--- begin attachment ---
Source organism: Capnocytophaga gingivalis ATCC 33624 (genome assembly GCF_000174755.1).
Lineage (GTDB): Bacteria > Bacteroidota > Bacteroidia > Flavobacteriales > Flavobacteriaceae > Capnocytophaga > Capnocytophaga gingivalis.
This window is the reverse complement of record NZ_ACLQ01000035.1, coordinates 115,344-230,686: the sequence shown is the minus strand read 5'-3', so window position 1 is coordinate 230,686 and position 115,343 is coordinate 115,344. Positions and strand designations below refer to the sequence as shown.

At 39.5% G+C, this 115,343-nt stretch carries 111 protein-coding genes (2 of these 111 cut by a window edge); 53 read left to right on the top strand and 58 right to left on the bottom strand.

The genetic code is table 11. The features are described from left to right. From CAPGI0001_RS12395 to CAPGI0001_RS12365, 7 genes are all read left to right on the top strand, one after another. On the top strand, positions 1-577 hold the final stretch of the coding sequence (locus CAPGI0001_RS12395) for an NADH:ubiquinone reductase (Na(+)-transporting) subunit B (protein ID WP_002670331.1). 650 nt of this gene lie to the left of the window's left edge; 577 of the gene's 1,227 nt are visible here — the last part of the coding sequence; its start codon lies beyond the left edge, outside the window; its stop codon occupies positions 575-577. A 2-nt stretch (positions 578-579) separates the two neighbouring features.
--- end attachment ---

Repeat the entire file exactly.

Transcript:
Source organism: Capnocytophaga gingivalis ATCC 33624 (genome assembly GCF_000174755.1).
Lineage (GTDB): Bacteria > Bacteroidota > Bacteroidia > Flavobacteriales > Flavobacteriaceae > Capnocytophaga > Capnocytophaga gingivalis.
This window is the reverse complement of record NZ_ACLQ01000035.1, coordinates 115,344-230,686: the sequence shown is the minus strand read 5'-3', so window position 1 is coordinate 230,686 and position 115,343 is coordinate 115,344. Positions and strand designations below refer to the sequence as shown.

At 39.5% G+C, this 115,343-nt stretch carries 111 protein-coding genes (2 of these 111 cut by a window edge); 53 read left to right on the top strand and 58 right to left on the bottom strand.

The genetic code is table 11. The features are described from left to right. From CAPGI0001_RS12395 to CAPGI0001_RS12365, 7 genes are all read left to right on the top strand, one after another. On the top strand, positions 1-577 hold the final stretch of the coding sequence (locus CAPGI0001_RS12395) for an NADH:ubiquinone reductase (Na(+)-transporting) subunit B (protein ID WP_002670331.1). 650 nt of this gene lie to the left of the window's left edge; 577 of the gene's 1,227 nt are visible here — the last part of the coding sequence; its start codon lies beyond the left edge, outside the window; its stop codon occupies positions 575-577. A 2-nt stretch (positions 578-579) separates the two neighbouring features.